JIHAD AND JEW-HATRED: ISLAMISM, NAZISM AND THE ROOTS OF 9/11
By Matthias Kuntzel
Telos Press Publishing, $29.95, 180 pages
REVIEWED BY MARTIN RUBIN
This brief but important book begins with an all too familiar image: “[T]he skyscrapers turning into huge burning torches and falling hither and thither, and the reflection of the disintegrating city in the dark sky.” The skyscrapers are Manhattan’s, but it is not September 11, 2001. Adolf Hitler is salivating over his plan to use suicide bombers to attack the United States, as reported by Albert Speer, who confided to his diaries that:
“In the latter stages of the war, I never saw Hitler so beside himself as when, as if in a delirium, he was picturing to himself and to us the downfall of New York in towers of flame.”
As German historian Matthias Kuntzel tells us, the fuhrer was planning such an attack: “Not only Hitler’s fantasy but also his plan for realising it, recall what happened in 2001: the idea was for Kamikaze pilots to fly explosive-crammed light aircarft lacking landing gear into the Manhattan skyscrapers.
“The drawings for the Daimler-Benz “Amerikabomber” from spring 1944 actually exist … The rapture into which Hitler was plunged by the thought of Manhattan in flames indicates the motive behind this fantasy. Hitler did not merely wish to fight a military adversary. He wanted to kill Jews to liberate mankind.”
The thrust of Mr. Kunzel’s impassioned, white-hot book is that the Nazis deliberately passed along this intended mission to the Islamic community, using the bitter opposition of Islamic extremists to Zionism and the presence in Berlin during World War II of the influential Mufti of Jerusalem, Amin-el Husseini:
“A biography of the Mufti published in Berlin in 1943 makes plain the ideological affinities between National Socialism and Islamism from the German point of view. The very existence of this book is remarkable, since it shows that not only was the Mufti enamoured of the Germans, but that the Germans reciprocated the sentiment. Still more instructive, however, is the admiration the author displays for the efforts of the Mufti’s gangs to impose Islamic social conformity in the 1937-39 period.”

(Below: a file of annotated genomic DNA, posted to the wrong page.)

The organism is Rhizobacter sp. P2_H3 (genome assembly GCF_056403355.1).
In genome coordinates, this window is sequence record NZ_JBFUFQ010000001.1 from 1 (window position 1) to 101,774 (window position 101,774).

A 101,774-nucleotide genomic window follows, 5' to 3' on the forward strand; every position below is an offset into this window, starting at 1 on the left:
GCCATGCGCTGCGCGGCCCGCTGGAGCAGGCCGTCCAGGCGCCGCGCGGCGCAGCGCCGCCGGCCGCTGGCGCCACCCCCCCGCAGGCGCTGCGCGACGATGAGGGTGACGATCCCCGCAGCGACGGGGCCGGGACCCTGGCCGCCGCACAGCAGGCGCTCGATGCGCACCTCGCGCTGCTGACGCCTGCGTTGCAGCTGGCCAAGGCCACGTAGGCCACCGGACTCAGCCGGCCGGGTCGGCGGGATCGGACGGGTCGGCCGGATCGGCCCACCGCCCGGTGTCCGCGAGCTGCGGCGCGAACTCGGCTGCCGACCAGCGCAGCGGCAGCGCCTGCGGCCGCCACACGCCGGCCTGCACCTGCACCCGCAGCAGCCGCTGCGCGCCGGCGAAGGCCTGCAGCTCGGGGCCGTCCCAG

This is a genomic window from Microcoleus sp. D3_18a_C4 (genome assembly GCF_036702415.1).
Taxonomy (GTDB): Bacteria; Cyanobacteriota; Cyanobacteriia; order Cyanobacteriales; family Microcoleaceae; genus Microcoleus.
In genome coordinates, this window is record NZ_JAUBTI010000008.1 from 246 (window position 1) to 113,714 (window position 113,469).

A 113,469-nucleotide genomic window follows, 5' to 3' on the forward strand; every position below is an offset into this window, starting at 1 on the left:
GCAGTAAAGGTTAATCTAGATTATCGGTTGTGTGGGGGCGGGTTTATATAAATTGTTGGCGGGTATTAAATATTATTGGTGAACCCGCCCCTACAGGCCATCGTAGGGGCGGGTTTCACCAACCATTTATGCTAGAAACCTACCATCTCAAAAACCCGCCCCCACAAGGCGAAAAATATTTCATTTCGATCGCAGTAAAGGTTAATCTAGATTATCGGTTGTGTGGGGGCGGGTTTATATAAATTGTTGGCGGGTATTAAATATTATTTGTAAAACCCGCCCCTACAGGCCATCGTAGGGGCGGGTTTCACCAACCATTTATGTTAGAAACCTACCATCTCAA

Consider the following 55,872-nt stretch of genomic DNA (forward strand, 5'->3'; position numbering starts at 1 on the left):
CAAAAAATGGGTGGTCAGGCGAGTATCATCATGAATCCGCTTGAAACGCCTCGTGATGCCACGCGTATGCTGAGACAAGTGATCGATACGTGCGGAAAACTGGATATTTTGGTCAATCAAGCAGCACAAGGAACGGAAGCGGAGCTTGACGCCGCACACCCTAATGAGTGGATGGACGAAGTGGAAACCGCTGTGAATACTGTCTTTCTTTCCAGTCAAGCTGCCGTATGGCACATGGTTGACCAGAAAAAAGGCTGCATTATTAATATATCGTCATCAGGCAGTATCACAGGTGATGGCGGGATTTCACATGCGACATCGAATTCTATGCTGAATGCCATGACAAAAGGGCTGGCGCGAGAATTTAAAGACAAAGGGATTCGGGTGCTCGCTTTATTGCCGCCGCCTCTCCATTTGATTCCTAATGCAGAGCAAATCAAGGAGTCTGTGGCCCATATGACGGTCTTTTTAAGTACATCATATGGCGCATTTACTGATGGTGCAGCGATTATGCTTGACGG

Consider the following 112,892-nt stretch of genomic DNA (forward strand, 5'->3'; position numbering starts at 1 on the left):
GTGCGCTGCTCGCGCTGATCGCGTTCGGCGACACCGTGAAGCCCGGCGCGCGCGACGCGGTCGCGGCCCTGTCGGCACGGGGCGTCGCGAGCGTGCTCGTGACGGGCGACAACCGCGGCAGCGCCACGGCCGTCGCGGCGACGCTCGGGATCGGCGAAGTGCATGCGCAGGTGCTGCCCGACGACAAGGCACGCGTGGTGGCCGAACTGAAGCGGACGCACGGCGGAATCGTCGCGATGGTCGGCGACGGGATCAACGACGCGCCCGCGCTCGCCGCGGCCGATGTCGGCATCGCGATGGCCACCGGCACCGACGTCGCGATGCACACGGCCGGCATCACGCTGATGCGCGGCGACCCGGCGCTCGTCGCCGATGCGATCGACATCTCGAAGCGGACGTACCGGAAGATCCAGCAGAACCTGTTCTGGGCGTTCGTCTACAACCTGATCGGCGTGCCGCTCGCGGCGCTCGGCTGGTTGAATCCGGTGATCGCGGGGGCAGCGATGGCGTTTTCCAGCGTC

The years to which Mr. Kuntzel refers are the time of the Arab Revolt in British Mandated Palestine, aimed at blocking further Jewish emigration there. He shows that this effort, which ultimately blocked the Peel Commission plan for partition of Palestine into a small Jewish, and larger Arab, state, was deliberately financed and backed from Berlin.
Following the withdrawal of the Peel plan, the British White Paper of 1939 effectively promised to close off Jewish settlement in Palestine without Arab consent after five years. Thus, even before the World War II broke out, the Nazis had achieved a significant policy aim in Britain’s backyard.
But what animates Mr. Kuntzel’s understandable fury is that although Nazi ideology was stamped out in Europe after 1945, it has continued to work its poisonous mission in the Muslim world. He cites Nazi influence on the Muslim Brotherhood in Egypt, which transformed that nation from one where Jews were respected and influential to one where they had no place.
And, in a break with the traditional Muslim attitude towards Jews of inequality but relative tolerance, he cites example after example of vile libels against Jews which would not be out of place in the infamous Nazi paper “Der Sturmer”:
“This tsunami of madness is only indirectly connected to the anti-Jewish passages in the core Islamic texts … Hostility to the Jews was connected to the abasement … Now, as ‘rulers of the world,’ they are deemed responsible for all misfortunes, and this leaves only one way out: to save the world by eradicating them.
“The extermination of Jewry throughout the world,” declared aq Nazi directive from 1943, is “the precondition for an enduring peace.”
The dots are not hard to connect, and Mr. Kuntzel draws a clear line from Nazi Berlin to September 11. He is almost as outraged by the indifference of Western societies to the transfer of this poisonous ideology as he is to the phenomenon itself.
And he points with despair and anguish at everything from the Allies’ refusal to punish the Mufti and worse yet letting him return to the Middle East to recent efforts by European governments to quash condemnation of such race hatred outside their continent. He cites German Foreign Minister Joschka Fischer in 2004 “arguing that antisemitism was a European problem, ‘not one for other countries and cultures.’ ”
If there is any comfort to be gained from this book, it is in its author’s righteous indignation , informed as it is by what he has learned from his own nation’s ability to reject and try to atone for its terrible past. And he ends with a stirring question:
“If we do not challenge the ideological roots of Islamism, it will be impossible to confront the Muslim world with the real alternative: will it choose an orientation towards life or towards death? Will it stand up for the individual and social self-determination or submit to the programme of uniformity of a death-obsessed clique of Mullahs and its integral Jew-hatred?”
Martin Rubin is a writer and critic in Pasadena, Calif.